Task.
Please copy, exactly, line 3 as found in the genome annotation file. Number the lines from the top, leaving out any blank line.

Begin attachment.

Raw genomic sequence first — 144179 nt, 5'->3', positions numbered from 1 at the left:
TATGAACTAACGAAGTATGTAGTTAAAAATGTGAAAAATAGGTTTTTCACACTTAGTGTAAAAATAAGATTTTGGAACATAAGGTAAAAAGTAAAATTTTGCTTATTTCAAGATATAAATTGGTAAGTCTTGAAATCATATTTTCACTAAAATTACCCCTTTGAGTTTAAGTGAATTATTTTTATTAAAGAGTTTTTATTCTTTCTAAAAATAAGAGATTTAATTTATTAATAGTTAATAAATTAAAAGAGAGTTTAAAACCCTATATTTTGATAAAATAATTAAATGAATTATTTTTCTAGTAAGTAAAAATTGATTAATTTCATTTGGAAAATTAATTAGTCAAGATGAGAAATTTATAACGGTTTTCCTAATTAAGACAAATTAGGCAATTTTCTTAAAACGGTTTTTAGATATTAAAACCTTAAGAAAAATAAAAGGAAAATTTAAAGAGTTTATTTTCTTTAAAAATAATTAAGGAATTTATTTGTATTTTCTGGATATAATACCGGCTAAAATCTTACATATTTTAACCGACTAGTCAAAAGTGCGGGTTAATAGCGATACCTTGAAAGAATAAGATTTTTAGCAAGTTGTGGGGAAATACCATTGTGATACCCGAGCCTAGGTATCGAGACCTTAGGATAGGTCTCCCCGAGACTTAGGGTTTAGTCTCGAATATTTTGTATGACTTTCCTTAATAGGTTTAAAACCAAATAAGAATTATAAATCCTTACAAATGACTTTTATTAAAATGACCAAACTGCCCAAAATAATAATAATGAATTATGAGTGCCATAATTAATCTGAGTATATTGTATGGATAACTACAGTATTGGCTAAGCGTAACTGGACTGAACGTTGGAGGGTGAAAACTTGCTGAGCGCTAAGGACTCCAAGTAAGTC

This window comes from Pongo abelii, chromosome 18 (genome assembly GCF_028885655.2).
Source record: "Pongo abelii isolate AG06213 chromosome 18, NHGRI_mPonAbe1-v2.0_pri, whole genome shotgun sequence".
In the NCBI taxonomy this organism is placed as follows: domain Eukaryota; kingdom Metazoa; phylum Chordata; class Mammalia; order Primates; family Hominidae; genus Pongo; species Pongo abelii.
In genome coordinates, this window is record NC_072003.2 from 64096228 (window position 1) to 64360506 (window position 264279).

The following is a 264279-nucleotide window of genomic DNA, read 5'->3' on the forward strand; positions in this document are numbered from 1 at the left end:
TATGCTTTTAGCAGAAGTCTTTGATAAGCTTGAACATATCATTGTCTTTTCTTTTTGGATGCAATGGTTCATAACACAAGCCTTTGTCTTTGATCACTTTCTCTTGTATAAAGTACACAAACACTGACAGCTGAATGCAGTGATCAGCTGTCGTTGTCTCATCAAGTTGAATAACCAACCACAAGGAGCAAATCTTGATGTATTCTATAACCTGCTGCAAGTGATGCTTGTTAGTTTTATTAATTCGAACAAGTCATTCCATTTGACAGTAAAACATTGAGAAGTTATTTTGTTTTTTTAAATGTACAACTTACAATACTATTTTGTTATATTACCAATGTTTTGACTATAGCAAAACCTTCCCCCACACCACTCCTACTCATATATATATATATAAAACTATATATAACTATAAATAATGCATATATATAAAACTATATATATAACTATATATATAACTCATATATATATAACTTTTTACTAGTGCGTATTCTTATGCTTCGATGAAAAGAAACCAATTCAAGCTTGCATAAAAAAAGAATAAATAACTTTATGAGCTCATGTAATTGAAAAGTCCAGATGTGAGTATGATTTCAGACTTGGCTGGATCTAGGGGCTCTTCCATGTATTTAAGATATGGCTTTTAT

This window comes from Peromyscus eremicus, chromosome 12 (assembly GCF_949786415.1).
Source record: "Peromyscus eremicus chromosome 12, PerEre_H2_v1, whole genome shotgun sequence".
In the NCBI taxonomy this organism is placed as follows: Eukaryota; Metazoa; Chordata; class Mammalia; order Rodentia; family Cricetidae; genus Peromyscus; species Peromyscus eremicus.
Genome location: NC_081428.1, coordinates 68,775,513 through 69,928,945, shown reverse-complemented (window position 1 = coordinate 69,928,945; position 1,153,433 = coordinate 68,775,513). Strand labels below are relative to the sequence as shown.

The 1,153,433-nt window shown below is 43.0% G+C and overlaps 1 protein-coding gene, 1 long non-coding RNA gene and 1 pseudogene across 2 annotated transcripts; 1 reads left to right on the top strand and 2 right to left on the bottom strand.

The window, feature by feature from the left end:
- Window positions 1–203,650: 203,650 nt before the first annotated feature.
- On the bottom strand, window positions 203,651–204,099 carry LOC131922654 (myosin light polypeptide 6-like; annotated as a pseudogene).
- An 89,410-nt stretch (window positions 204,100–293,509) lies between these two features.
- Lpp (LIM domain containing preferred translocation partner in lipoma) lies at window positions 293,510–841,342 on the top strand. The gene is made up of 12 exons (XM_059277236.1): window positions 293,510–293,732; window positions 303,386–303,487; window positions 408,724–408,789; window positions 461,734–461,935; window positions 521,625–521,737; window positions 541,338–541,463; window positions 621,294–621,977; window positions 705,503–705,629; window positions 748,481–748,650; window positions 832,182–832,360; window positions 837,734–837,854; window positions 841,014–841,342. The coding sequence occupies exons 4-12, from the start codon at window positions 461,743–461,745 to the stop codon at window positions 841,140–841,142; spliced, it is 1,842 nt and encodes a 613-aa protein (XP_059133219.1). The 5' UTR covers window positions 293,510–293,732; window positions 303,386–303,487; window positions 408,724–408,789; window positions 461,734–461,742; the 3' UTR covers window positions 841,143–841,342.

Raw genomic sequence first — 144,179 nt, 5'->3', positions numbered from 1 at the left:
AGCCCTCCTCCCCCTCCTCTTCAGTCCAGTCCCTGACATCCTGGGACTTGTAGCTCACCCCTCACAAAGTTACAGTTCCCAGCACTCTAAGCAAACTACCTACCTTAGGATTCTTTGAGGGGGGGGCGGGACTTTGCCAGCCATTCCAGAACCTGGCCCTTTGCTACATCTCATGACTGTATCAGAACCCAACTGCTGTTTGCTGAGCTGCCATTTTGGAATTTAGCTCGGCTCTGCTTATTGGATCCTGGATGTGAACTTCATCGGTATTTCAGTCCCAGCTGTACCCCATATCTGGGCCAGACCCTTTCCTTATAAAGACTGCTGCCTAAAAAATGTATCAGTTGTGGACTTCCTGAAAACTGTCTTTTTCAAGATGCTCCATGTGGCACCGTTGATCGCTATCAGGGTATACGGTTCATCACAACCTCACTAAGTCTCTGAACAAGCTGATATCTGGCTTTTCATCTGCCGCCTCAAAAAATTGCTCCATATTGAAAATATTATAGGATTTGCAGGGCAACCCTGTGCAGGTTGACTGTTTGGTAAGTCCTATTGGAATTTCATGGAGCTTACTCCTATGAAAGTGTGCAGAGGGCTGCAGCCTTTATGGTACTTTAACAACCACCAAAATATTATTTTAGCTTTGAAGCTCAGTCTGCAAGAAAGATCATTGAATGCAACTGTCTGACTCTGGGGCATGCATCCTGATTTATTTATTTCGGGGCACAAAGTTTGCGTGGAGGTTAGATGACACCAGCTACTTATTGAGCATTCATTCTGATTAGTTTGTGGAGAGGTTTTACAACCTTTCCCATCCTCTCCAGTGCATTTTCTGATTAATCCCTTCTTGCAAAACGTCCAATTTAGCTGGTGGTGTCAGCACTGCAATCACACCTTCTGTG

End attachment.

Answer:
This window comes from Pongo abelii, chromosome 18 (genome assembly GCF_028885655.2).